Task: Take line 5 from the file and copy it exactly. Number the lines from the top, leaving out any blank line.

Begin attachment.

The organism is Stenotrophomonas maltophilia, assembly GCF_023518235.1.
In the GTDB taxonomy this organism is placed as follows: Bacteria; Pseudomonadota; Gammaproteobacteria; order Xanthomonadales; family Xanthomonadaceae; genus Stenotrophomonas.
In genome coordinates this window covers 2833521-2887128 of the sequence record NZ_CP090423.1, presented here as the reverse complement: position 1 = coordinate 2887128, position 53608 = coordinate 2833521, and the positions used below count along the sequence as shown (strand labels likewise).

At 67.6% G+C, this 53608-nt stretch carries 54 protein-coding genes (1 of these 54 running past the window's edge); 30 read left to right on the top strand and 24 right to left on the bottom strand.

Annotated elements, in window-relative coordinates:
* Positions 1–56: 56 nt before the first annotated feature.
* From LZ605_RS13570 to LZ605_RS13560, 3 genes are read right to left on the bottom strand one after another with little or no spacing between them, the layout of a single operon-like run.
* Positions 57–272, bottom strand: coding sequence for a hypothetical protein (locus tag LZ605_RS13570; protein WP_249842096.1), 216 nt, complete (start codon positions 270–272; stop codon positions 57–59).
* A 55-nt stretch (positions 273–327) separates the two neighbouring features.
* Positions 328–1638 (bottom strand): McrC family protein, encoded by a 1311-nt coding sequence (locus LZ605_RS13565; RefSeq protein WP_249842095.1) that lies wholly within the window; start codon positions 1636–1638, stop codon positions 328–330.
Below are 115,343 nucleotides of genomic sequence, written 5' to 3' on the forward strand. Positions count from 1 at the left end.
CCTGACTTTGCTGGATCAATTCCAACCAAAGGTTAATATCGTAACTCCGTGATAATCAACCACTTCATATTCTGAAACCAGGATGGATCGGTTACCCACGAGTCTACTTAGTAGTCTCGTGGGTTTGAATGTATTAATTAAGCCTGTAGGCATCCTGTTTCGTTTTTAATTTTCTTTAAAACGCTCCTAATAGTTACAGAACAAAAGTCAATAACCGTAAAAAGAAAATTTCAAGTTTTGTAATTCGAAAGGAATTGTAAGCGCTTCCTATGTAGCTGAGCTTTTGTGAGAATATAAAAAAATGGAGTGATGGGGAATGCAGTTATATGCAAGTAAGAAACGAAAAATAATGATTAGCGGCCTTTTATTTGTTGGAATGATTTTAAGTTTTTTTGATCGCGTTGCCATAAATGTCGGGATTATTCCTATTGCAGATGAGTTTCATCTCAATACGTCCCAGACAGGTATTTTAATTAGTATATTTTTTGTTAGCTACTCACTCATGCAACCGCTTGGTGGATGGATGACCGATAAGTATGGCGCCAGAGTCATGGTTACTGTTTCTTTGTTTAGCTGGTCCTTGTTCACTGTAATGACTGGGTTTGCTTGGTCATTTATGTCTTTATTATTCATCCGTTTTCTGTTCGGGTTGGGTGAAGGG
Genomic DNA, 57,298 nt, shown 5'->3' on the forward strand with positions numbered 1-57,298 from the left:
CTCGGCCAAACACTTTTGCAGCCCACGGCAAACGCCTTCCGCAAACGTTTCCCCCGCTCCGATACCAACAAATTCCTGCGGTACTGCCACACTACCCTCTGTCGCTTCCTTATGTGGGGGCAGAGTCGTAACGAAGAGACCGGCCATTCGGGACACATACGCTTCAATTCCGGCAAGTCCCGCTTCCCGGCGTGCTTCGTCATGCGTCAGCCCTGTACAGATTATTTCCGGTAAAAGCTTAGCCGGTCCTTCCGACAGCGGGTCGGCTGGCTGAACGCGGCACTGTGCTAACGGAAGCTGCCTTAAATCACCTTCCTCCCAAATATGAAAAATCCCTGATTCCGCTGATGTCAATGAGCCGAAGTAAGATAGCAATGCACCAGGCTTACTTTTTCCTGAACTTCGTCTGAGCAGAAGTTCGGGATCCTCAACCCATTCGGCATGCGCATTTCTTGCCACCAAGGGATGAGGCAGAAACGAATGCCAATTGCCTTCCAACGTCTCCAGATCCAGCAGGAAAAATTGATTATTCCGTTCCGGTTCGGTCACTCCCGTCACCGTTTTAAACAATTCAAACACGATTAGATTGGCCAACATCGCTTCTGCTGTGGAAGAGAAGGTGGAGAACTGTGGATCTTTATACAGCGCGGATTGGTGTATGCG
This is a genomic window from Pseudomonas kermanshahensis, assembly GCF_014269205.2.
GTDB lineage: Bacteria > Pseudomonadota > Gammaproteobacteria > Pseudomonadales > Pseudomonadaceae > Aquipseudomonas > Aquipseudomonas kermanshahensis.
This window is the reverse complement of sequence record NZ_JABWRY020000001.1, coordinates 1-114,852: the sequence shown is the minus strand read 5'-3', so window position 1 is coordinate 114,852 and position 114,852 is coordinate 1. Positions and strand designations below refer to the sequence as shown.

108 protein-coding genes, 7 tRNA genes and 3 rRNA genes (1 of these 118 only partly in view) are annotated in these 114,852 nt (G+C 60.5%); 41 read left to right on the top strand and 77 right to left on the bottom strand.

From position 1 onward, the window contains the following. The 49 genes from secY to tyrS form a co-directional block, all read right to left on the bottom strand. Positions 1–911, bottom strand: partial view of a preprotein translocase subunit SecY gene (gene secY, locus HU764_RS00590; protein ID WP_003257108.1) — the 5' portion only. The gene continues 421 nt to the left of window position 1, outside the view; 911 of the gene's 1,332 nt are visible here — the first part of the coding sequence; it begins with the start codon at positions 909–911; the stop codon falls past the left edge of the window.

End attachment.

Annotated elements, in window-relative coordinates: